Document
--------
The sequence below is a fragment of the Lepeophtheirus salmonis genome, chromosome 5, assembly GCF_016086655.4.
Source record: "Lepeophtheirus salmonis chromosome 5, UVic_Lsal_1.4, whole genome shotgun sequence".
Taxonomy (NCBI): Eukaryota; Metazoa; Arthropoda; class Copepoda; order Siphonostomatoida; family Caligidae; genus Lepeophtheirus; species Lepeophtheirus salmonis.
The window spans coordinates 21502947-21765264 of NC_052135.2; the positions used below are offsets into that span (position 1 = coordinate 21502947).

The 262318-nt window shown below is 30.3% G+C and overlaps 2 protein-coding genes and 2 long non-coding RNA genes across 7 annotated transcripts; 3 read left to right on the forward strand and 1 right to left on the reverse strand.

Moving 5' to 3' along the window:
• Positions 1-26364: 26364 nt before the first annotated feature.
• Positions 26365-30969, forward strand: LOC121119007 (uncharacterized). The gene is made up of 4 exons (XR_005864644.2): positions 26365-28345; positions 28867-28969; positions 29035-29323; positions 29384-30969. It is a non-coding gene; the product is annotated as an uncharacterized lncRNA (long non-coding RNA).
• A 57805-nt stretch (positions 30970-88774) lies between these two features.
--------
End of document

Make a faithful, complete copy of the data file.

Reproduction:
The sequence below is a fragment of the Lepeophtheirus salmonis genome, chromosome 5, assembly GCF_016086655.4.
Source record: "Lepeophtheirus salmonis chromosome 5, UVic_Lsal_1.4, whole genome shotgun sequence".
Taxonomy (NCBI): Eukaryota; Metazoa; Arthropoda; class Copepoda; order Siphonostomatoida; family Caligidae; genus Lepeophtheirus; species Lepeophtheirus salmonis.
The window spans coordinates 21502947-21765264 of NC_052135.2; the positions used below are offsets into that span (position 1 = coordinate 21502947).

The 262318-nt window shown below is 30.3% G+C and overlaps 2 protein-coding genes and 2 long non-coding RNA genes across 7 annotated transcripts; 3 read left to right on the forward strand and 1 right to left on the reverse strand.

Moving 5' to 3' along the window:
• Positions 1-26364: 26364 nt before the first annotated feature.
• Positions 26365-30969, forward strand: LOC121119007 (uncharacterized). The gene is made up of 4 exons (XR_005864644.2): positions 26365-28345; positions 28867-28969; positions 29035-29323; positions 29384-30969. It is a non-coding gene; the product is annotated as an uncharacterized lncRNA (long non-coding RNA).
• A 57805-nt stretch (positions 30970-88774) lies between these two features.